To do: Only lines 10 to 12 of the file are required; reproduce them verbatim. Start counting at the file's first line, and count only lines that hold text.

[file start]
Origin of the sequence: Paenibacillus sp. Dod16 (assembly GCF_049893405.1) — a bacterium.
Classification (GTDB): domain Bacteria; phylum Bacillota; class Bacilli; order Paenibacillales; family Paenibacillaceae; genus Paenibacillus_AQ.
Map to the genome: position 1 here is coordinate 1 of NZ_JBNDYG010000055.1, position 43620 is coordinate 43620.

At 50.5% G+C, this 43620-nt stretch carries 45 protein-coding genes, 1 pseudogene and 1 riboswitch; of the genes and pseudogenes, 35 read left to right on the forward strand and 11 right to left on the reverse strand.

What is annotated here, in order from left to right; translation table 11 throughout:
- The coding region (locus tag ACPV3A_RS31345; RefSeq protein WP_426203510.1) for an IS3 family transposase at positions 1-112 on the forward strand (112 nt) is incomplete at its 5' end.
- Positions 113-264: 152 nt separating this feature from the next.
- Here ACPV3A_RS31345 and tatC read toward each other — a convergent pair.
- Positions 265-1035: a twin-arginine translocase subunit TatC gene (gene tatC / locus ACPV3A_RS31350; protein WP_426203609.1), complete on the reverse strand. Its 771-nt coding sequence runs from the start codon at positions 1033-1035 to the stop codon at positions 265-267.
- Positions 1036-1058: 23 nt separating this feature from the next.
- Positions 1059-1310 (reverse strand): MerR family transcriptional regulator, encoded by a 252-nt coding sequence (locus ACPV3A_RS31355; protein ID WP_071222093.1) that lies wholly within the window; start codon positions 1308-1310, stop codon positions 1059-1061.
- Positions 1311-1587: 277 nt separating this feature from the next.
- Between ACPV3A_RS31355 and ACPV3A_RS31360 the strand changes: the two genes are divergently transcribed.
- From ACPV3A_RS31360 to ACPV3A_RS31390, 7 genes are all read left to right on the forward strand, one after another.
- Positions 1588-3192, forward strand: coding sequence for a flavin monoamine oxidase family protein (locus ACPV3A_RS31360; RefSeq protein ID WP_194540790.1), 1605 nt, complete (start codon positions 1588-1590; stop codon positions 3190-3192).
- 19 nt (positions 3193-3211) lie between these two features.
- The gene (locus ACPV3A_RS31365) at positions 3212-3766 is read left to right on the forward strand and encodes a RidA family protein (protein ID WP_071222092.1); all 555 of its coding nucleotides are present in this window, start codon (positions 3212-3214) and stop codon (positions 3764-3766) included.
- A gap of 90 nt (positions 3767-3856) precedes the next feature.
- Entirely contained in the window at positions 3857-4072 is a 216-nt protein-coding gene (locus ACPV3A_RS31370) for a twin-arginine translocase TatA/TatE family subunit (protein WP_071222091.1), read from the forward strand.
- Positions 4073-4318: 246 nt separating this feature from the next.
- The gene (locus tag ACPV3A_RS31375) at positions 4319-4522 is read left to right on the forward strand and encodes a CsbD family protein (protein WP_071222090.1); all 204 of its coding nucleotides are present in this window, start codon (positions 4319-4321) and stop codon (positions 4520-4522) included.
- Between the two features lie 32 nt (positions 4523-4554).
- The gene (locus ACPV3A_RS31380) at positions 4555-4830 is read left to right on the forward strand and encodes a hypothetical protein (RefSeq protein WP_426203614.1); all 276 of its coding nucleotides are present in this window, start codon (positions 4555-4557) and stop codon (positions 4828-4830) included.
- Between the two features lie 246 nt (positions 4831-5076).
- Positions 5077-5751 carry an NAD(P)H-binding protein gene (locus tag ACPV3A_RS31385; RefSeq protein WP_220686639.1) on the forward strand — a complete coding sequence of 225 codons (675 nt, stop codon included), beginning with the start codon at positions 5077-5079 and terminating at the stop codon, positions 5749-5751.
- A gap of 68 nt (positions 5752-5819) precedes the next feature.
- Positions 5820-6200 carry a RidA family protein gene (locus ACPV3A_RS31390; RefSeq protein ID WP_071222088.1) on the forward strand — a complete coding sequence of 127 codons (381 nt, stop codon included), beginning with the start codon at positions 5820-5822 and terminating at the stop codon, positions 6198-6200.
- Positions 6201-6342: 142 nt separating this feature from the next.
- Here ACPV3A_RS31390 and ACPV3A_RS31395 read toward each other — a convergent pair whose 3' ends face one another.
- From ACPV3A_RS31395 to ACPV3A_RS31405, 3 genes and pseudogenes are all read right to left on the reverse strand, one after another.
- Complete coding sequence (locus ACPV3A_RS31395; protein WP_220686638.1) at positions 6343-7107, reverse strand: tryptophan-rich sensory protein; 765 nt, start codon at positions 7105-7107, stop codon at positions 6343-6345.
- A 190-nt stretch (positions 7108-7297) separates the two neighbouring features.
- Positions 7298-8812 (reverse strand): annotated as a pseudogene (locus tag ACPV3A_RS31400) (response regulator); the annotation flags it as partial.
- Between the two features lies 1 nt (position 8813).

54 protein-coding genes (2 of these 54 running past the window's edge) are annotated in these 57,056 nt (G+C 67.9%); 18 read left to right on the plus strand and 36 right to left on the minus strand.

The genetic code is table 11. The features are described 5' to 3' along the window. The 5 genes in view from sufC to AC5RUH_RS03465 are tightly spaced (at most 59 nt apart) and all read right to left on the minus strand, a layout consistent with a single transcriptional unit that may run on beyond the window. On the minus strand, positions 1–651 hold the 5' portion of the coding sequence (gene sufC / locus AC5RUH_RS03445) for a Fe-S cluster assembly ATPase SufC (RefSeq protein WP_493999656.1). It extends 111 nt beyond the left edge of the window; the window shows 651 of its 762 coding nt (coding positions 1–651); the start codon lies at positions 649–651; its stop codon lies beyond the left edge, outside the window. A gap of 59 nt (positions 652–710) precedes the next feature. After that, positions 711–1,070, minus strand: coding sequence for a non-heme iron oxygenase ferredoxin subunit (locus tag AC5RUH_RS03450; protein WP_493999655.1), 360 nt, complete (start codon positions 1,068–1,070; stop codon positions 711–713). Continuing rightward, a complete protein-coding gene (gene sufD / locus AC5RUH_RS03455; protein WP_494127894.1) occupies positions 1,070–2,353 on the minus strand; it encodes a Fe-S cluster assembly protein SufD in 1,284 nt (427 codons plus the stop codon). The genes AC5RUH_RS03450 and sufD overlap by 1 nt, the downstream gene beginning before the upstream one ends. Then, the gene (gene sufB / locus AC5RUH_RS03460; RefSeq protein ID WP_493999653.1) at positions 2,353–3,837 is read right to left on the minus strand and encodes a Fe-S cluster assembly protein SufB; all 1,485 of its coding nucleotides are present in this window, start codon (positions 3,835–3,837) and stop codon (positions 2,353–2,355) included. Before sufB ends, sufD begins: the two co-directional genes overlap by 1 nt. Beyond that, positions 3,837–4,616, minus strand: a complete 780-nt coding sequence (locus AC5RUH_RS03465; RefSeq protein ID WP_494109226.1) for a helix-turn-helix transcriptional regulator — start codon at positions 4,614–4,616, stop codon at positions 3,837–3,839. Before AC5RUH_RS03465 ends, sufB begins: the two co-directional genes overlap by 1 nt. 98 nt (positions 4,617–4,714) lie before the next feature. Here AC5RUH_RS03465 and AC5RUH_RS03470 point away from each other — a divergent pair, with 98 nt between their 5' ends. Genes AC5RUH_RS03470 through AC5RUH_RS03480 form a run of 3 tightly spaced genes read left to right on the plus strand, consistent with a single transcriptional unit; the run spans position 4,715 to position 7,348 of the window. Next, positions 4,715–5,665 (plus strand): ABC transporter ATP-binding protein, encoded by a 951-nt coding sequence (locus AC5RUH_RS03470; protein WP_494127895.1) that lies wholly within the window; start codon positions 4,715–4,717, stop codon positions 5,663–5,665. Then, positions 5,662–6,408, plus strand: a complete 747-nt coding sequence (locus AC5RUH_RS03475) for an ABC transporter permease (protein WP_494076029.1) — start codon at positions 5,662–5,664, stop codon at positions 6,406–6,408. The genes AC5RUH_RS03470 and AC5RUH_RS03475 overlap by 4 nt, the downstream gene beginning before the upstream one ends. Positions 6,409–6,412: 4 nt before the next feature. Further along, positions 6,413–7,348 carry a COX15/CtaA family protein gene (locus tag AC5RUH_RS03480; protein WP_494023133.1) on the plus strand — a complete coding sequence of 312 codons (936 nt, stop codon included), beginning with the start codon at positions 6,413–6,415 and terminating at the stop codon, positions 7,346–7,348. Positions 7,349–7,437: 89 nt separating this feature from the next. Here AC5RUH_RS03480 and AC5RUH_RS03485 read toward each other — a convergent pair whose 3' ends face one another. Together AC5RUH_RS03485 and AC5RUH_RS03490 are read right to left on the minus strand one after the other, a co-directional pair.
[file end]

- Positions 1036-1058: 23 nt separating this feature from the next.
- Positions 1059-1310 (reverse strand): MerR family transcriptional regulator, encoded by a 252-nt coding sequence (locus ACPV3A_RS31355; protein ID WP_071222093.1) that lies wholly within the window; start codon positions 1308-1310, stop codon positions 1059-1061.
- Positions 1311-1587: 277 nt separating this feature from the next.